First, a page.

With William G Cochran as eventual co-author, the book went through seven editions, and was translated into as many languages. Its viewpoint and examples are resolutely practical and agrarian. In 1939, a new building was erected to house the Department of Statistics, now separate from Mathematics (the first Master's degree in Statistics had been given to Gertrude Cox in 1931), and the associated Statistics Lab:
As for Henry Wallace, he had bolted his father's party for the Democrats and campaigned for Al Smith in 1928. Having thus attracted the attention of Franklin Roosevelt, he served under Roosevelt from 1933 to 1940 as Secretary of Agriculture (a post his father had earlier held under Harding and Coolidge), and became the second most important figure, after Roosevelt himself, in the New Deal policies.
Under Wallace's administration, the Agrculture Department's research center at Beltsville Maryland became the largest and most varied agricultural station in the world. Wallace went on to become Vice President during Roosevelt's third term. It was his high point. Under pressure from dominant elements in the Democratic Party, he was replaced on the ticket by Truman in 1944.
The F distribution, discovered by Snedecor in the course of this early work, and called F after Fisher, describes the ratio between the mean of the parent population as calculated by two samples of slightly different size. It is a key element in the study of analysis of variance.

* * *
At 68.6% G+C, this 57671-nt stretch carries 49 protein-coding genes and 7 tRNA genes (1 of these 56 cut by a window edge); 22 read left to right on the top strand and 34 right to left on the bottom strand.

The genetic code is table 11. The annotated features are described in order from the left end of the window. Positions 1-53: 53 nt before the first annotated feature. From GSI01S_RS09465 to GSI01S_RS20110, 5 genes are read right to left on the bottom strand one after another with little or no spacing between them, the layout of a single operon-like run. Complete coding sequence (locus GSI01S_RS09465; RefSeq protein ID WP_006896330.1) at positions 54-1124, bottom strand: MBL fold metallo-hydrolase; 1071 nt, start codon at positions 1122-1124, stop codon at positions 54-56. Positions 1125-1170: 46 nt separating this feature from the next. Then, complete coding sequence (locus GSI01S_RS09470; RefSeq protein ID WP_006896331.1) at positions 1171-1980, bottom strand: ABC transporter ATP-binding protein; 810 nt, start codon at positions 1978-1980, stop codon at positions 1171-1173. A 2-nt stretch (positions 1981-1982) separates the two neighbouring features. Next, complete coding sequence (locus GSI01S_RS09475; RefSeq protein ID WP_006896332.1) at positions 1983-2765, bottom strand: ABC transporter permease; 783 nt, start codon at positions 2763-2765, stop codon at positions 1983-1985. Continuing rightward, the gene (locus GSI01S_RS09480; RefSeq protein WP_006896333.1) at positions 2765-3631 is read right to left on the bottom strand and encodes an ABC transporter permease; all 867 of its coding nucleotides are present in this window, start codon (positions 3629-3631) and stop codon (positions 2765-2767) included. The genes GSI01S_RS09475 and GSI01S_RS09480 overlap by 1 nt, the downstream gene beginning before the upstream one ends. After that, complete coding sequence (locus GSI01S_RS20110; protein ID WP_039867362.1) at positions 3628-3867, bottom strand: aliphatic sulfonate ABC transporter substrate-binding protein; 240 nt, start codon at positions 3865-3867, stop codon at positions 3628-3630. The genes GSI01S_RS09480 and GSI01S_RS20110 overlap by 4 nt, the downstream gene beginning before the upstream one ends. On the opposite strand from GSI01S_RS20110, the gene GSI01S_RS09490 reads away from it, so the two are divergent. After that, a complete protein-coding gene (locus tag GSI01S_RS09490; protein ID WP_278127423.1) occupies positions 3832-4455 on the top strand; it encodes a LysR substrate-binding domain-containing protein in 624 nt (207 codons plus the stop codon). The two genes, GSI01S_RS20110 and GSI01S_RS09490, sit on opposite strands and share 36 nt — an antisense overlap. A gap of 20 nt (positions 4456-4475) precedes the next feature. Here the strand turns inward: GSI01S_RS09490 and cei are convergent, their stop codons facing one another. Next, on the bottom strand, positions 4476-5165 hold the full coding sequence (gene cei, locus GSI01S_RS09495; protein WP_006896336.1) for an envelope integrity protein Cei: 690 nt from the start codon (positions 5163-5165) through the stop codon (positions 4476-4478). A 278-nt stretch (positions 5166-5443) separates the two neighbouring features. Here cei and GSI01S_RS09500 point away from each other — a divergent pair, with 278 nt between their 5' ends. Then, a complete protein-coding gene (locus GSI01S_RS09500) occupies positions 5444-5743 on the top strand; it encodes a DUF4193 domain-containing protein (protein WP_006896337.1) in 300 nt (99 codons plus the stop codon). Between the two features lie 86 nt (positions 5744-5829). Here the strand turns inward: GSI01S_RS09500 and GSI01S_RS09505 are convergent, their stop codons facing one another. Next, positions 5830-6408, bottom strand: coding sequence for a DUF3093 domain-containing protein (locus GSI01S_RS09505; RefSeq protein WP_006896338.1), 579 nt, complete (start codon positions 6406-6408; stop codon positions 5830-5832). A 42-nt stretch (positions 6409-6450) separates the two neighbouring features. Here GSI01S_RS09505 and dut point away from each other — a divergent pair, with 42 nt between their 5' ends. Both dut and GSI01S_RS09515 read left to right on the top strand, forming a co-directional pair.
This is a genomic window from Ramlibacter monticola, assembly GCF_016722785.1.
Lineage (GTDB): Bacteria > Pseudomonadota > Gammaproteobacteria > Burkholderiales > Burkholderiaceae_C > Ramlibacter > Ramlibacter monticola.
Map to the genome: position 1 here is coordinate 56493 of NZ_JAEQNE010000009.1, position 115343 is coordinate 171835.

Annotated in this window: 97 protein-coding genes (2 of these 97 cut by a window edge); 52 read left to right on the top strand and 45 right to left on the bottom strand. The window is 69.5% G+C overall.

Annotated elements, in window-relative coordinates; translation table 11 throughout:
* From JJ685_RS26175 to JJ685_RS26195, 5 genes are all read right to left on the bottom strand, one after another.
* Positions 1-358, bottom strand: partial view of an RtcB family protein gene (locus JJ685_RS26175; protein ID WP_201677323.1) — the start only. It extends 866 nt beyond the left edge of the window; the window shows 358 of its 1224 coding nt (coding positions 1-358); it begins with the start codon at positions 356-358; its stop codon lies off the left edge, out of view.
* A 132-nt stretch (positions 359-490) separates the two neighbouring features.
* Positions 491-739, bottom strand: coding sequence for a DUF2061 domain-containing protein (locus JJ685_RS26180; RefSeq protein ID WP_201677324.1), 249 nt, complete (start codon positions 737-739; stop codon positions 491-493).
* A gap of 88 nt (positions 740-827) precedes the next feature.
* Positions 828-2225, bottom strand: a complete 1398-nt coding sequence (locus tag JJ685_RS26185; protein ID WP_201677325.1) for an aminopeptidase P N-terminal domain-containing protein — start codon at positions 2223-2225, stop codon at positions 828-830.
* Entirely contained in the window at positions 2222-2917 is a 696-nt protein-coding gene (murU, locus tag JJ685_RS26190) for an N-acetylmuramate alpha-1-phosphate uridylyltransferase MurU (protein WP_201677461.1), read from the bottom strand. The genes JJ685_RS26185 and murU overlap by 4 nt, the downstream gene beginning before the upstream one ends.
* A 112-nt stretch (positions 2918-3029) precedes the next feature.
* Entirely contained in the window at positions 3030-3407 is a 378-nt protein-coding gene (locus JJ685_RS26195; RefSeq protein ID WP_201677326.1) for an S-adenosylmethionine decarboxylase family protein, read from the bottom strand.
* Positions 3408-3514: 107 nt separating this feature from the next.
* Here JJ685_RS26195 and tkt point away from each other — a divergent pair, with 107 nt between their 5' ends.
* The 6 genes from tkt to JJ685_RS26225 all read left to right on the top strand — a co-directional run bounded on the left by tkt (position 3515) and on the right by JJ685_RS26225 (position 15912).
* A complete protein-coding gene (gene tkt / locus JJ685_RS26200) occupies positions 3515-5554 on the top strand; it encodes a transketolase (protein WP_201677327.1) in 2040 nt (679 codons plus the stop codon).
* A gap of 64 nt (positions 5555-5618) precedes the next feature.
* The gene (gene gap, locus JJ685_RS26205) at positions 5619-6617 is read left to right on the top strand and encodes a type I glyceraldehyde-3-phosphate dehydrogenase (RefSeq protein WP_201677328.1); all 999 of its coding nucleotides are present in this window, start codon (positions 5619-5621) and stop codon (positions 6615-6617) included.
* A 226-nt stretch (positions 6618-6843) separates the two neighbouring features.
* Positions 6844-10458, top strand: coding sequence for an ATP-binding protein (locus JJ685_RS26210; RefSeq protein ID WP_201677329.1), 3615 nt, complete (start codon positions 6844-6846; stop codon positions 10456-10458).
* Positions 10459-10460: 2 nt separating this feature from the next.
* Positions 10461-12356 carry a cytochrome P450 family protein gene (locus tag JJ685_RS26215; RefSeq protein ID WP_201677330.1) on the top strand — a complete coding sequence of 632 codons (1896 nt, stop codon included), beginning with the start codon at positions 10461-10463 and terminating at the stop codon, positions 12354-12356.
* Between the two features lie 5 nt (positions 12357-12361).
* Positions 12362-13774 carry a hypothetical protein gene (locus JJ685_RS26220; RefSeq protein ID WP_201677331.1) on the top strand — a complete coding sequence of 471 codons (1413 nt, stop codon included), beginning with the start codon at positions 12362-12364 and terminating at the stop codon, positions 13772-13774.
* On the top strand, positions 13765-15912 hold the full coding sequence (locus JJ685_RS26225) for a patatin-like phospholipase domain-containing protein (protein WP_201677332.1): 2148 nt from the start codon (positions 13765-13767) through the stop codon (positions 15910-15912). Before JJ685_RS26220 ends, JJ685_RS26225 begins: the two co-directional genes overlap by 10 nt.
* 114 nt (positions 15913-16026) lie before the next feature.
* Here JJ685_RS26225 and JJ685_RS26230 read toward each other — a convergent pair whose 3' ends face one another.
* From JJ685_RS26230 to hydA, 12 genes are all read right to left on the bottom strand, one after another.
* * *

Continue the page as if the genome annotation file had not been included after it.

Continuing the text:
The Statistical Lab was going great guns, though in a temporary building, in 1947. Snedecor was Director in that year. There followed many recognitions. He served as President of the American Statistical Association in 1948. On the recommendation of Fisher (the outgoing President of its Council), the Royal Statistical Society voted to make Snedecor an Honorary Fellow in 1954. In a latter supplementing the official notification, Fisher wrote, on 24 June 1954,
May I add my personal congratulations on an honour which is intended to show the high esteem in which your work is held in this country.
Snedecor was awarded honorary doctorates of science by North Carolina State in 1956 and, being thus reminded, by Iowa State iteself in 1958. Better late than later. Beginning in 1958, Snedecor served for five years as consultant to the U S Naval Electronics Laboratory in San Diego. The building housing the Department of Statistics at Iowa State was extended in 1961, and named Snedecor Hall in 1969. Snedecor was awarded the Samuel S Wilks Medal by the American Statistical Association in 1970.
The George W Snedecor Award, established in 1976, two years after Snedecor's death, and reduced to a biannual interval in 1991, is given by the American Statistical Association for a significant contribution to biometry. The F distribution, named by Snedecor after Fisher, is also frequently called "Snedecor's F" in recognition of Snedecor's own contribution. It is his chief monument.